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The Miracle of Life in a Neonatal Intensive Care Unit (NICU)

The Miracle of Life in a Neonatal Intensive Care Unit (NICU)

We are glad to have Mama Chantal (https://www.instagram.com/chantalsimonec/), the owner and Co-founder of Artsy Bugsy art studio (https://www.instagram.com/artsybugsy.studio/and also mama to 4 amazing children, Jayden, Jensen, Jacob, and her little fighter, Camila Aria. 

It's a bittersweet moment when Mama Chantal welcomes her baby girl, Camila Aria, into this world. Shortly after her birth, baby Camila needs to be separated from her mama as she needs to be in NICU.

We are glad to have Mama Chantal share her journey with us to empower more Mamas who are going through the same journey as her.  

     

        

 

Throughout the pregnancy, we were made aware that there was a chance of Mei Mei going into NICU as Mei Mei was diagnosed with Ventricular Septal Defect, also known as VSD, which is a congenital disability of the heart. A hole in the wall (septum) separates the heart's two lower chambers (ventricles). So Mei Mei being in NICU was something we were mentally prepared for.

It all seemed to be getting better as she grew at every doctor's appointment. The cardiologist also reassured us that her VSD should spontaneously close up, and we shouldn't worry.

Everything was fine at birth, and we both headed up into the Ward to rest for the night. At 4am, the PD on call came into the room to inform me that they had brought her down to the NICU because her oxygen levels had dropped. They were quite worried that her oxygen levels didn't come back up fast enough.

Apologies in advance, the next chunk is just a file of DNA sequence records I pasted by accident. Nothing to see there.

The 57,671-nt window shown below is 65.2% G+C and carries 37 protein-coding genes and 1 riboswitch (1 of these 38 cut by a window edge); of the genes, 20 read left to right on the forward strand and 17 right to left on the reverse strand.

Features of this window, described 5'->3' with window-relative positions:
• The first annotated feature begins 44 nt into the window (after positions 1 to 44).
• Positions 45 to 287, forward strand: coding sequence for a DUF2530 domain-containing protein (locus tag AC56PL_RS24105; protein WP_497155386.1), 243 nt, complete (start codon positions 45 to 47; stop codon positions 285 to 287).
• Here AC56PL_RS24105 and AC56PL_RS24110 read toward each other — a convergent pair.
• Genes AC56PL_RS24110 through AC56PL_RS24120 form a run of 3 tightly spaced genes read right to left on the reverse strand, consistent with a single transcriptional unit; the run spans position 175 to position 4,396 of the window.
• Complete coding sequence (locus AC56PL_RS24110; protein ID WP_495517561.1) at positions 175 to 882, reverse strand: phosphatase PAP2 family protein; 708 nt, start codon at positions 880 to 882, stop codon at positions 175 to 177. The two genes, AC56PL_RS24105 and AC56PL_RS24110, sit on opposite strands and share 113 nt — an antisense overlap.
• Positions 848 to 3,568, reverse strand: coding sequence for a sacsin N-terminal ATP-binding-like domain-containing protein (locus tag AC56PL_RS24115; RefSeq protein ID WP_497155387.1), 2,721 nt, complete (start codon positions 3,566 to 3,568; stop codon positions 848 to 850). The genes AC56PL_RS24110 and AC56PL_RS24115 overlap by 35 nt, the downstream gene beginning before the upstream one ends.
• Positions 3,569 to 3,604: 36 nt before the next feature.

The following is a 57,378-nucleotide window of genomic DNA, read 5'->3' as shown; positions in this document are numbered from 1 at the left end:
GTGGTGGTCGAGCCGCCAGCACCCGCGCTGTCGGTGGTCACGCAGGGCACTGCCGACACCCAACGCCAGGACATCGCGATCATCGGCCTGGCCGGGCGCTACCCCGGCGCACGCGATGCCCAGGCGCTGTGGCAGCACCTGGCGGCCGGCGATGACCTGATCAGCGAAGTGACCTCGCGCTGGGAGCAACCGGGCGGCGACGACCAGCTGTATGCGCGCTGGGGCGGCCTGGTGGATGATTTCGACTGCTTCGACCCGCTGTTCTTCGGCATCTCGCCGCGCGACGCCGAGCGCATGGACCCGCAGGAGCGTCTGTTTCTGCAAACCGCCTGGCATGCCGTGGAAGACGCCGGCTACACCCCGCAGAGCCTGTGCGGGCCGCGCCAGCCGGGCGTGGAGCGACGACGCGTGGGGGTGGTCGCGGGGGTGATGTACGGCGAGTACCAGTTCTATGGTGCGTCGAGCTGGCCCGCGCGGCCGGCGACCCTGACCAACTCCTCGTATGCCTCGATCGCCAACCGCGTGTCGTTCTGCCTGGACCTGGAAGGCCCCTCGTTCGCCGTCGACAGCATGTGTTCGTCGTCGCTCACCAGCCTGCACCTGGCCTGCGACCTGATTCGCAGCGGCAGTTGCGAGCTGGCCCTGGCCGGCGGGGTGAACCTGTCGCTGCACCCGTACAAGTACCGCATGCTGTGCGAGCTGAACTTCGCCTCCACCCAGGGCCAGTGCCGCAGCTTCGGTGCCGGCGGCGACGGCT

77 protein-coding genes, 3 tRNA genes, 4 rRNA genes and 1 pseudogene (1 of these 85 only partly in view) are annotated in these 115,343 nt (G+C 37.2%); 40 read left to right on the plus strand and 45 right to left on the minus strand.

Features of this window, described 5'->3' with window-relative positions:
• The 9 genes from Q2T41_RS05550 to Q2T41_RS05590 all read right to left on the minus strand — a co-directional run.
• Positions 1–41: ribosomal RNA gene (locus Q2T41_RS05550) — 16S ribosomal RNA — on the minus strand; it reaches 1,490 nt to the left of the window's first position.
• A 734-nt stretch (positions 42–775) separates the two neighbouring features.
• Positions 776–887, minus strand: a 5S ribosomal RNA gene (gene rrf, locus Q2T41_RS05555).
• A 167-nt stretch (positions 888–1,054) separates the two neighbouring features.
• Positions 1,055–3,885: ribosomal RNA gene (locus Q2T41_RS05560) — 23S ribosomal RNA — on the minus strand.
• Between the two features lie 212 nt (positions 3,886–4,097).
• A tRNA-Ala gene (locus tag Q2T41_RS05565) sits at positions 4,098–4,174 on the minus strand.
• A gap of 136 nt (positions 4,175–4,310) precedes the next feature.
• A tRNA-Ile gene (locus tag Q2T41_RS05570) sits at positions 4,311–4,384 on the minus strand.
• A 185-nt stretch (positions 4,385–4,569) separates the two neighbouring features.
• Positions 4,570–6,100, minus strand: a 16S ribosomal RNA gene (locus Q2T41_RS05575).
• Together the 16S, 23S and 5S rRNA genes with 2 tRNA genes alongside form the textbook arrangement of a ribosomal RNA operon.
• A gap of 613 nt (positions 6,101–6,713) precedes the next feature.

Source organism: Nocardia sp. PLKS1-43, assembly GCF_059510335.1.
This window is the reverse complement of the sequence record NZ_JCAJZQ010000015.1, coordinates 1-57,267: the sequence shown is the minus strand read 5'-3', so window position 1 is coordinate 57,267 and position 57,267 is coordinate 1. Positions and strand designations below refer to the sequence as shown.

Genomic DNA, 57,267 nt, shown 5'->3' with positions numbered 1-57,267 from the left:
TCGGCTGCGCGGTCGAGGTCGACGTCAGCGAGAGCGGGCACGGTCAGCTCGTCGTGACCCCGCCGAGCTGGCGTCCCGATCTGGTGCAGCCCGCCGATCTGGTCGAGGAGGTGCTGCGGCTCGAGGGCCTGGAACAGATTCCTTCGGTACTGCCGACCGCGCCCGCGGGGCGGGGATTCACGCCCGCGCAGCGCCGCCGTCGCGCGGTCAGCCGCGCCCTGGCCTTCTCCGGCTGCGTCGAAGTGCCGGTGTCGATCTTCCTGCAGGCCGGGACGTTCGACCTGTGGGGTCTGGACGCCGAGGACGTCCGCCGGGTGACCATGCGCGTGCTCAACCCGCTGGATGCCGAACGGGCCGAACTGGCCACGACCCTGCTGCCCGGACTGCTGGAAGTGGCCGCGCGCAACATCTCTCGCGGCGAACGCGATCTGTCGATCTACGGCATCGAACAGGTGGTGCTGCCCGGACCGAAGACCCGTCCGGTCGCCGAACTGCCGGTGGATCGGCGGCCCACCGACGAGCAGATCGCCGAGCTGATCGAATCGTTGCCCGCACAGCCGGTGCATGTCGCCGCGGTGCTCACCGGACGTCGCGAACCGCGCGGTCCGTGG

Even though we were prepared that Mei Mei would be in NICU, we didn't prepare ourselves for the duration of how long she might be in there. It's been six weeks so far, and she still hasn't been discharged.

I just feel like - No matter how "mentally prepared" a Mom is that their child may need NICU, it is heartbreaking to see your tiny child hooked on to different tubes and an IV in real life.

The whole month following that was a blur of daily trips to the hospital, trying to catch the doctors on their rounds to get updates, trying to understand and digest all the information given to us. We also had to prepare ourselves emotionally and mentally for all the worst "what ifs" that were thrown at us, AND not to forget our work too.

There was good and bad news throughout her stay in NICU.
Initially, Mei Mei's vitals are stable, and she no longer needs to be in NICU anymore. She's being "promoted" to High Dependency Ward, this doesn't sound "good", but it's an improvement as it's considered one level below NICU.
But shortly after that, Mei Mei had a really bad cry, and her oxygen level started to dip dangerously low. It took a long while to come back up, and the PD had to put the oxygen box back.

At that moment, it felt like 1 step forward and 2 steps back.

They moved Mei Mei back to NICU from the High Dependency Ward. The nurses replaced the oxygen box with the nose prongs, but her nose was so tiny they couldn't reach the level of oxygen ideal for Mei Mei, so they switched her up to a mask.

It's really hard to see more tubes connected to her at first, but I am glad she is getting better. Finally, her vitals stabilized, and she can be moved back to the High Dependency Ward for monitoring.